Boarding a Loft

Boarding a loft is a quick way of getting extra storage space and you don’t need many tools, just a drill, a saw, ruler and a pencil. If you are a DIY novice there are a few things that you’ll need to watch to make sure the job is done properly.

Take a Look at Your Loft

Firstly look at the loft space to see what’s possible. Older houses are likely to have joists that are capable of taking your weight as you walk around the loft but this is less likely in newer houses, where tight cost control means that thinner joists are used. Look at where the cables go too, do they run above the joists or do they run through holes drilled in the joists?

Finally measure the amount of usable space you have. If the loft height is very low and you can’t get into it easily it’s probably not worth boarding the whole lofts. In this case just put a few boards around the hatch opening. Armed with your measurements get down to a DIY store or wood yard and get some boards.

Get the Right Raw Materials

You can use any wood to do the job as long as it’s strong enough but it makes sense to use tongue and grooved flooring boards. As the name suggests these have a groove and a matching tongue round each edge so the boards lock together and stay in place, adding support too. Many DIY stores sell these in packs specifically for boarding lofts and sometimes include the screws in the packs.

The boards in these packs are usually 4m by 1, or sometimes 4m by 2m. If you have a large loft area to cover and have good access you could consider larger 8m by 2m boards which would speed up the floor laying part of the job. But these are heavier and unwieldy, making them difficult to manoeuvre into the loft, so think carefully before buying larger boards.


If you have thin joists you’ll need to strengthen them before you start laying down boards. Many people add a layer of 75mm by 38mm joists at ninety degrees to the originals to spread the additional weight.

Make sure that no cables are trapped. If they are clipped on top of the joists, which are the older thicker types, you can cut slots in the top of the joists and drop the cables into them. Do not cut slots for this purpose in thin joists as you will further weaken them.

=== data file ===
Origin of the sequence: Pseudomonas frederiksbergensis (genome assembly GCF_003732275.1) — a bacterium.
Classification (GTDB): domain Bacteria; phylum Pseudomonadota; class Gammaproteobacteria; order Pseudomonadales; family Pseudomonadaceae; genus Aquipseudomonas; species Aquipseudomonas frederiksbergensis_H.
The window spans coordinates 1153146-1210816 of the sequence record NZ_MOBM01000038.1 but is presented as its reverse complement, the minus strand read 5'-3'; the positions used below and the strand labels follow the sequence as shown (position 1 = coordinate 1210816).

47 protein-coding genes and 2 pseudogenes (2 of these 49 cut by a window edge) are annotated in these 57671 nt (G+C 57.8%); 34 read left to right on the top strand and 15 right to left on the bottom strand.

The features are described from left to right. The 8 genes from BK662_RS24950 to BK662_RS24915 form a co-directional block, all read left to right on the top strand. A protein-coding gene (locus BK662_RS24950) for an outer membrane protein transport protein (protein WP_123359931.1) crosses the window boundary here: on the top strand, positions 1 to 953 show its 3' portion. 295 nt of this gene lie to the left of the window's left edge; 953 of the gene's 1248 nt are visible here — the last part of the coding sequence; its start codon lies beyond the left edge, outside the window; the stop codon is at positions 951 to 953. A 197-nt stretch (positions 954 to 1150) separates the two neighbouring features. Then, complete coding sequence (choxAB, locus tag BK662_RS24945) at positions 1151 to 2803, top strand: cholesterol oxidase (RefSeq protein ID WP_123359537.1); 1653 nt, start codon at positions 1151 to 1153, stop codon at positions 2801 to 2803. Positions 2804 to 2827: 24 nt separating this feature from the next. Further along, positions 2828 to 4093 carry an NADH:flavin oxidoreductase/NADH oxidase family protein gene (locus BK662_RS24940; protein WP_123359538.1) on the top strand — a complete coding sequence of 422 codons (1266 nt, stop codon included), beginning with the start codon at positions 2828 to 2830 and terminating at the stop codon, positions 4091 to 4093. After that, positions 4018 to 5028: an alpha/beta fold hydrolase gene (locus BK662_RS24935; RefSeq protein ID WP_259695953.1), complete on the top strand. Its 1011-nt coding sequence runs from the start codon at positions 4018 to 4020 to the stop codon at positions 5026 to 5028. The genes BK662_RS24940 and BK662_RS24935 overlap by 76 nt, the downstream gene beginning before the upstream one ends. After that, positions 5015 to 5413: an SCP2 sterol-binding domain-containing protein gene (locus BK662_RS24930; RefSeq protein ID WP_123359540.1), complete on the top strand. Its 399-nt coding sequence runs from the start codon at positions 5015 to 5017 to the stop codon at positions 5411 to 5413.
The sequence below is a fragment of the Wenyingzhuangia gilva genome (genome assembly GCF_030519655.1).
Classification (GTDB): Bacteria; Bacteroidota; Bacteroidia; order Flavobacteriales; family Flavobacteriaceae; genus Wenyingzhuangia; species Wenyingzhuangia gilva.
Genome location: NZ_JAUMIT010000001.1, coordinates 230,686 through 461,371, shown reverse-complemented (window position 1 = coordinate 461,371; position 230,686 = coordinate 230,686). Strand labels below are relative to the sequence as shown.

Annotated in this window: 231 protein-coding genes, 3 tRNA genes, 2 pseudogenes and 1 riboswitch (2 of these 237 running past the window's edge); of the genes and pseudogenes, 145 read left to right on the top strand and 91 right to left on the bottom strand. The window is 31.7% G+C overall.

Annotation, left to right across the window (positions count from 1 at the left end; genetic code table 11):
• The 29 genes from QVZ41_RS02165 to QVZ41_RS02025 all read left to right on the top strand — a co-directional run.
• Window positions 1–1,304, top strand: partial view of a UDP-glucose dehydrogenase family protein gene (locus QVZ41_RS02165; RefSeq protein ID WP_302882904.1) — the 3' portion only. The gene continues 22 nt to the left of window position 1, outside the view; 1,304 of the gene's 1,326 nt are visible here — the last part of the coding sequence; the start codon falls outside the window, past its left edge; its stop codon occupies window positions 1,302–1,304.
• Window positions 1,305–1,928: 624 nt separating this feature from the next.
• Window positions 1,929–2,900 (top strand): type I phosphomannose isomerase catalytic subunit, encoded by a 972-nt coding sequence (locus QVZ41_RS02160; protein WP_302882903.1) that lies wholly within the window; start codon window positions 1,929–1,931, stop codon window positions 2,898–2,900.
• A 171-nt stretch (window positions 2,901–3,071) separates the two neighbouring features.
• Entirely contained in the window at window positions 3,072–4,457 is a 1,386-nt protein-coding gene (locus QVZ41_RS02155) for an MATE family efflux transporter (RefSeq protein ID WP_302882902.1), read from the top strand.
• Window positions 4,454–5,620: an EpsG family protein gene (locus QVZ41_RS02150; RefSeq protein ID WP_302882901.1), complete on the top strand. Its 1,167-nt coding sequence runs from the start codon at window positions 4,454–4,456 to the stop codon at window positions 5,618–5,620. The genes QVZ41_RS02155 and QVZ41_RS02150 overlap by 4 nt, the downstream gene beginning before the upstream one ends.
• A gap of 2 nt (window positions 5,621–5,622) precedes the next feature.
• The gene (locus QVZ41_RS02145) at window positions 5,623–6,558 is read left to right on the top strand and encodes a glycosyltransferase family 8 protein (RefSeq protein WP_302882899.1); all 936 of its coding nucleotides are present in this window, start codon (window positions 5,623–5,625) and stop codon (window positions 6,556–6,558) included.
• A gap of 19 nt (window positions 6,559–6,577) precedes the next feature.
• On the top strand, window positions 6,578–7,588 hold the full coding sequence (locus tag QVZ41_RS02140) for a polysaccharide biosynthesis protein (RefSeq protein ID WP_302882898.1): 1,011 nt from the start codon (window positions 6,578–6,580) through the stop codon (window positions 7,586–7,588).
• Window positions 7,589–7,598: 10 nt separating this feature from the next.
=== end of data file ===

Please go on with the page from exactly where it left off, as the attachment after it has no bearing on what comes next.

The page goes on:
While you’re up in the loft you could lay down some extra insulation, especially if you are laying down extra joists. This is an opportunity to probably double the amount of insulation in the roof. Remember not to pack the insulation too closely around electrical cables though as this can be a fire risk.

Laying the Boards in the Loft

Wearing a mask, goggles and gloves, start by screwing down boards at the loft hatch and outward in all the directions that you intend to board. Slot boards into these first ones, going across the joists rather than following the same direction. Screw them down into the joists, being careful not to pierce any pipes or cables.

You can glue the boards together but this would make them difficult to remove if there was a problem in the roof space in the future. Draw lines in thick felt tip that show where pipes and cables go so that you know which boards to lift if anything does go wrong.

Don’t use nails or there will be a fair bit of plaster on the floors of the bedrooms by the time you’ve finished hammering! Drill pilot holes then screw in one and a half inch nails, countersinking the holes so that the heads of the screws go slightly below the surface of the boards. This will help boxes and bags slide across the floor rather than snagging on the raised screw heads.

Extra Hint

Finally, a hint that will help the job go more smoothly. Take one board around the loft with you so that you can support your weight on it while working. If you try to do this job while balancing on the joists you are very likely to put a foot through into the ceiling below.